So what’s going on? Sanders is maxing out on gains simply because of increased name recognition. Different pollsters ask about favorability and name recognition in different ways — making comparisons tricky — but the University of New Hampshire (UNH) polled Democrats in the state in April, June and July. Sanders’s favorable rating went from 45 percent in April to 66 percent in June and then to 69 percent in July. The share of respondents with a neutral opinion or no opinion of Sanders fell from 44 percent to 24 percent and then to 20 percent during that period. In other words, between April and June, Sanders was picking up low hanging fruit: The liberal wing of the Democratic Party learned about Sanders and liked him. But now, most voters who are predisposed to like Sanders already know about him.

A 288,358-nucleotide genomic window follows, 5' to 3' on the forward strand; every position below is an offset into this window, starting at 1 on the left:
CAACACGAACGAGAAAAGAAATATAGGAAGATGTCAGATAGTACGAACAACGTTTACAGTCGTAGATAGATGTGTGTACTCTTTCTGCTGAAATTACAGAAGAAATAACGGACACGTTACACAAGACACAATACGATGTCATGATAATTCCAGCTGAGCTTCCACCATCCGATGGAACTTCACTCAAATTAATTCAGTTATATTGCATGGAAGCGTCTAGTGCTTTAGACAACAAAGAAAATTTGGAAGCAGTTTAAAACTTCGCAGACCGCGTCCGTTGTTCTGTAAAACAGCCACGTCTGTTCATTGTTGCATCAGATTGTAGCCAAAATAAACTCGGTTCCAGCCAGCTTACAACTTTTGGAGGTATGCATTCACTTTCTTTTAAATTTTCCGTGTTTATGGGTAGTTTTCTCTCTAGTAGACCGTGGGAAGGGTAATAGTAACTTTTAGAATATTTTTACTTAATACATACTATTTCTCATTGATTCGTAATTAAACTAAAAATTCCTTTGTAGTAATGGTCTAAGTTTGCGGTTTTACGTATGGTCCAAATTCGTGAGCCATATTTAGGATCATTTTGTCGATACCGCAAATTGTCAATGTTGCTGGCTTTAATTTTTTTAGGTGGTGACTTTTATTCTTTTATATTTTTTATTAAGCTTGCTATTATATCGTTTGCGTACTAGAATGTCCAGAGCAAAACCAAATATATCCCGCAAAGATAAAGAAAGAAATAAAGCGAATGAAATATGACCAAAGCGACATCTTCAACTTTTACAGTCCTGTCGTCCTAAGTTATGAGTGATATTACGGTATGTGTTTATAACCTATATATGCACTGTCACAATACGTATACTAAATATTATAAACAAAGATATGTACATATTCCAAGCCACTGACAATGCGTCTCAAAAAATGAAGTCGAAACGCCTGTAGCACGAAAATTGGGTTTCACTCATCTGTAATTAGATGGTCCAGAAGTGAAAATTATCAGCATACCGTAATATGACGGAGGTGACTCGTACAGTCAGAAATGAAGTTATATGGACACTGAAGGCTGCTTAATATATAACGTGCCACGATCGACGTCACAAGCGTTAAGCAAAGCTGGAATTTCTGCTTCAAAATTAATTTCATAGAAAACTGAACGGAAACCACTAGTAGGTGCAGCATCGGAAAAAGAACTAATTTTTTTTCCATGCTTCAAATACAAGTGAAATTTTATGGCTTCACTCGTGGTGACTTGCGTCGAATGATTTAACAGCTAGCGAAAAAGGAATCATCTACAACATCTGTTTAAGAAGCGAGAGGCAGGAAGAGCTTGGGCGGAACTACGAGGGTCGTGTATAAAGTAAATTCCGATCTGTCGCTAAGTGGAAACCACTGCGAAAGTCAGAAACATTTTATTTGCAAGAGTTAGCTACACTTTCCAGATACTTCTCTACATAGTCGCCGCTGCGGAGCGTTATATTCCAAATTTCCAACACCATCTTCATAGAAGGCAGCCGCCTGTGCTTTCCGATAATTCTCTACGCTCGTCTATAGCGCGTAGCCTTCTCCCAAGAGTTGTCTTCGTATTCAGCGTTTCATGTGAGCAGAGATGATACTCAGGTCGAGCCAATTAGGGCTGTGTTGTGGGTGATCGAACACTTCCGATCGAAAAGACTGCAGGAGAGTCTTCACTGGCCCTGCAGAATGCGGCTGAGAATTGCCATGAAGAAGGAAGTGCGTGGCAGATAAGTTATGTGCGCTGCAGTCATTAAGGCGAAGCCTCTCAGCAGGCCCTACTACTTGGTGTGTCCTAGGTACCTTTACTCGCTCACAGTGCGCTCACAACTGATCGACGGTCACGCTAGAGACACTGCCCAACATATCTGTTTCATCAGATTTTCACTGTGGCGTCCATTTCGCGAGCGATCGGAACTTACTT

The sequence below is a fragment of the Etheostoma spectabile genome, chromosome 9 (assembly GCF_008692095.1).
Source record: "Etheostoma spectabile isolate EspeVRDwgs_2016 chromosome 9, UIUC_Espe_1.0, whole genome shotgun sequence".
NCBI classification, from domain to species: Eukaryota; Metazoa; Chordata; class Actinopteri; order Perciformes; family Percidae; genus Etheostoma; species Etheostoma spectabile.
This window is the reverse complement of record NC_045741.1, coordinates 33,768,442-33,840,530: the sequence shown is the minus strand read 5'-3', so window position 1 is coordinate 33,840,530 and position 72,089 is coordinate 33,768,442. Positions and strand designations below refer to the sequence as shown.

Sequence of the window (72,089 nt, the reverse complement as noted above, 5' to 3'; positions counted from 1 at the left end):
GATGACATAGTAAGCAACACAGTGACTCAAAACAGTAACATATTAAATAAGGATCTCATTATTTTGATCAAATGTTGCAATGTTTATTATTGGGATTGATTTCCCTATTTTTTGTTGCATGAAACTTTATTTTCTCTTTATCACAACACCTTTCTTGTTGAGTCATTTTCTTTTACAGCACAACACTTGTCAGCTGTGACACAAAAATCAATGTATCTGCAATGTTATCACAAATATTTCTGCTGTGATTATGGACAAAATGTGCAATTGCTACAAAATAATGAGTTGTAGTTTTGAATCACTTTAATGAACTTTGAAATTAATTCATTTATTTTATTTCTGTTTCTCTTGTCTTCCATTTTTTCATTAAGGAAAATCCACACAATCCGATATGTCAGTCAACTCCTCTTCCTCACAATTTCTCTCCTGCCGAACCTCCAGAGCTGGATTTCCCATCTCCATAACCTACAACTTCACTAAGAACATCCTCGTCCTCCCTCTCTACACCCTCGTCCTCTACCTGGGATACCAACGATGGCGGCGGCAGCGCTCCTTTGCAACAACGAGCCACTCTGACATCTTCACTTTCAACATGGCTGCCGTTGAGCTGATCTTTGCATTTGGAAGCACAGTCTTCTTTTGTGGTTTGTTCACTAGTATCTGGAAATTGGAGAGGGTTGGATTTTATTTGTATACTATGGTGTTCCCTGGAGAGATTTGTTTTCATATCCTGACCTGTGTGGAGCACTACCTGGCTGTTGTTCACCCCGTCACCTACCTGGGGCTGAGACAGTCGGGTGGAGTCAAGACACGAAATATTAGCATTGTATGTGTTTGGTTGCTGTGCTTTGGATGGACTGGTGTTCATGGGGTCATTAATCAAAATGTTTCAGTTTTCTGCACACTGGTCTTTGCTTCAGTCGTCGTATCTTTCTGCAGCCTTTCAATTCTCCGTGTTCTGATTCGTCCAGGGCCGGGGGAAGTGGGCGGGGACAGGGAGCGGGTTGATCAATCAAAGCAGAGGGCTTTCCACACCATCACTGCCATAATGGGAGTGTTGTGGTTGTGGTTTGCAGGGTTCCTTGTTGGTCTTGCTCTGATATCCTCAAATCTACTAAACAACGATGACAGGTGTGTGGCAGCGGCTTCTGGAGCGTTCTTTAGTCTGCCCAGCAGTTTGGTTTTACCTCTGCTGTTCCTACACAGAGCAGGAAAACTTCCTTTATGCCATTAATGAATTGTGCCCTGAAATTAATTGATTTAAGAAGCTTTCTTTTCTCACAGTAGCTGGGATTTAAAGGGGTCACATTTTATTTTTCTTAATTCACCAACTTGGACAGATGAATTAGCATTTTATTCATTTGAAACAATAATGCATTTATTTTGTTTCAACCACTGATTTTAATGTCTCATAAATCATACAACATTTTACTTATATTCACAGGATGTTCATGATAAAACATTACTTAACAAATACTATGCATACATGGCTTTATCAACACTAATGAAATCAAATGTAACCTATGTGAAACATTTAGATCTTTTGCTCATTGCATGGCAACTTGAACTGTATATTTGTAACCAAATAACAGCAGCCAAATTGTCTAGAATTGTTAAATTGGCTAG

This phenomenon can be seen when we compare Sanders’s current position to where Sanders and Massachusetts Sen. Elizabeth Warren were polling in April. As I wrote when he got into the race, Sanders had the potential to pick up a lot of Warren supporters; the two have nearly identical voting records in the Senate. Their supporters can be defined as the anti-Clinton left. The combined vote percentage for Sanders and Warren in the April UNH survey was 33 percent — just about the level of support that Sanders alone had in the July UNH poll. In other words, Sanders has won over the liberal flank of the Democratic Party and hasn’t grown much beyond it.